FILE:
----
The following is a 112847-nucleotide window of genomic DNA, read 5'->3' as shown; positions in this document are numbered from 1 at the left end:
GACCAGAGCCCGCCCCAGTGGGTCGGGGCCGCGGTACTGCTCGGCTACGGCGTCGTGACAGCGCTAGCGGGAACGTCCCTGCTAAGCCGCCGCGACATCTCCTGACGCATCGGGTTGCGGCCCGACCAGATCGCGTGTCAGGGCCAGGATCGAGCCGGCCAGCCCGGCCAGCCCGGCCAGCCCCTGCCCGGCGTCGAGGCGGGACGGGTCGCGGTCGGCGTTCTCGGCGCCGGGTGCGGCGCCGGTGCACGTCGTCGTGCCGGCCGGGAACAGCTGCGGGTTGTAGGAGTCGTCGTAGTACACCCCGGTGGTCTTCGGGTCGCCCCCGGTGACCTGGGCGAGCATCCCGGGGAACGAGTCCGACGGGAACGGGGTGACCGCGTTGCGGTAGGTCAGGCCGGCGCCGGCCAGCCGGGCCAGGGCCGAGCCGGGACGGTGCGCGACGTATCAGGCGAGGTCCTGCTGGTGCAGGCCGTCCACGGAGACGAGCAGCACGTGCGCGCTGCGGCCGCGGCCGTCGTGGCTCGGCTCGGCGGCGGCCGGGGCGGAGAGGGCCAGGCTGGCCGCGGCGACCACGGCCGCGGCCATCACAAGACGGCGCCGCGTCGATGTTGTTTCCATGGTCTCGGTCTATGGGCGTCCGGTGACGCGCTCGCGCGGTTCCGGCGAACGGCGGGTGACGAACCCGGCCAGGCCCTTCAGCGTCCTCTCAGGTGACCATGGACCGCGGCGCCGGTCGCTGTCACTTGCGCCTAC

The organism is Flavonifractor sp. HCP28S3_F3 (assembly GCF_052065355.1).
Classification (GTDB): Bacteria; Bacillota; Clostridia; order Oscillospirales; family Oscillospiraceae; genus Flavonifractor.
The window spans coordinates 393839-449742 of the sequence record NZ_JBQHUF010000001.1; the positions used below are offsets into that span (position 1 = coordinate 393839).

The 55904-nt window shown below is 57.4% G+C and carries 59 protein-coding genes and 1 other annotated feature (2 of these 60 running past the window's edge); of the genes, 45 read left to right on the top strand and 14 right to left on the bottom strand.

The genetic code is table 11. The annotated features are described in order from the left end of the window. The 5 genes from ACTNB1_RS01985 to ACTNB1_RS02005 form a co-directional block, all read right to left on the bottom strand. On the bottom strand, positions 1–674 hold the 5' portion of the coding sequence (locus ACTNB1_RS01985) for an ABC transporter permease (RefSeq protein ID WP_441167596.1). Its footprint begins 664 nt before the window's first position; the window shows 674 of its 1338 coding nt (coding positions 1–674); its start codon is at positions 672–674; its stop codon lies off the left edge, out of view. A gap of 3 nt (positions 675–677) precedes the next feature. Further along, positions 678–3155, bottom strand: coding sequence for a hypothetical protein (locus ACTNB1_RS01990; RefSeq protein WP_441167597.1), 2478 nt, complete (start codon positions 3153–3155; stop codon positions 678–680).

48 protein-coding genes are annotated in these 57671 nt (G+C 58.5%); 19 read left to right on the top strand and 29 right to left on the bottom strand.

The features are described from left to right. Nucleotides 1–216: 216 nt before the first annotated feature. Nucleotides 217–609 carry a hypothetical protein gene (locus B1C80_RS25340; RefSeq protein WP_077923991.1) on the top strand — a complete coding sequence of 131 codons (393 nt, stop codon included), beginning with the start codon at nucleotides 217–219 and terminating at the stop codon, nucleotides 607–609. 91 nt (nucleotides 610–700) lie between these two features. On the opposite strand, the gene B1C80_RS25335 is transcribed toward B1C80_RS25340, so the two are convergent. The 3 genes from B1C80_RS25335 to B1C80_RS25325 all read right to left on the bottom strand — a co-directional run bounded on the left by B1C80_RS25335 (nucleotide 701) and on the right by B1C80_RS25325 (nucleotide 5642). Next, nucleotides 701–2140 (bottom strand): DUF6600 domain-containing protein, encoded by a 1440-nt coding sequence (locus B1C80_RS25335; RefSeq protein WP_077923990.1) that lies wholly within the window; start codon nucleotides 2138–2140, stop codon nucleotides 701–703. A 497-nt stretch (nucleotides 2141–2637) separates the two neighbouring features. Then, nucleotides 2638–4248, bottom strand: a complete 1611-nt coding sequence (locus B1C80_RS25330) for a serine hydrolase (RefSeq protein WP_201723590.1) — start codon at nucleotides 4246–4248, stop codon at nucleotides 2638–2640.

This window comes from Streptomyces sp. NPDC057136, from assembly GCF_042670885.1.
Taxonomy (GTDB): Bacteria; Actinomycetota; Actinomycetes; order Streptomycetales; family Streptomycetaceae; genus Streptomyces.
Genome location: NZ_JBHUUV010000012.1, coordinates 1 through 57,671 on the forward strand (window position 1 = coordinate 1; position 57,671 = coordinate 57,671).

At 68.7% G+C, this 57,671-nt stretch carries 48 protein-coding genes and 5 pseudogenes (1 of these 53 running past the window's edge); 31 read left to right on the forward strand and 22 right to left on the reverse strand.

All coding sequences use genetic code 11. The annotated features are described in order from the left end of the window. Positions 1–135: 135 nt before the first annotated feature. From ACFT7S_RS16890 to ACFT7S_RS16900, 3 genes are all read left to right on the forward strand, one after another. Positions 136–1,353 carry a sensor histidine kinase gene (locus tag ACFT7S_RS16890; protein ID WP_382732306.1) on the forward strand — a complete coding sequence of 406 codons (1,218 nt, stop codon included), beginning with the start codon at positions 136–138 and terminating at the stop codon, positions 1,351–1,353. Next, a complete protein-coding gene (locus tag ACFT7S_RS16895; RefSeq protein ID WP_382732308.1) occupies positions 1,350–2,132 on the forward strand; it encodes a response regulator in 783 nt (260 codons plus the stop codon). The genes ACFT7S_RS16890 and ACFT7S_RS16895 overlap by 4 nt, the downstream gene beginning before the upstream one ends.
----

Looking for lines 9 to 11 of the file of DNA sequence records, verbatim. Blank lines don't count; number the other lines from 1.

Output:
The features are described from left to right. Nucleotides 1–216: 216 nt before the first annotated feature. Nucleotides 217–609 carry a hypothetical protein gene (locus B1C80_RS25340; RefSeq protein WP_077923991.1) on the top strand — a complete coding sequence of 131 codons (393 nt, stop codon included), beginning with the start codon at nucleotides 217–219 and terminating at the stop codon, nucleotides 607–609. 91 nt (nucleotides 610–700) lie between these two features. On the opposite strand, the gene B1C80_RS25335 is transcribed toward B1C80_RS25340, so the two are convergent. The 3 genes from B1C80_RS25335 to B1C80_RS25325 all read right to left on the bottom strand — a co-directional run bounded on the left by B1C80_RS25335 (nucleotide 701) and on the right by B1C80_RS25325 (nucleotide 5642). Next, nucleotides 701–2140 (bottom strand): DUF6600 domain-containing protein, encoded by a 1440-nt coding sequence (locus B1C80_RS25335; RefSeq protein WP_077923990.1) that lies wholly within the window; start codon nucleotides 2138–2140, stop codon nucleotides 701–703. A 497-nt stretch (nucleotides 2141–2637) separates the two neighbouring features. Then, nucleotides 2638–4248, bottom strand: a complete 1611-nt coding sequence (locus B1C80_RS25330) for a serine hydrolase (RefSeq protein WP_201723590.1) — start codon at nucleotides 4246–4248, stop codon at nucleotides 2638–2640.

This window comes from Streptomyces sp. NPDC057136, from assembly GCF_042670885.1.
Taxonomy (GTDB): Bacteria; Actinomycetota; Actinomycetes; order Streptomycetales; family Streptomycetaceae; genus Streptomyces.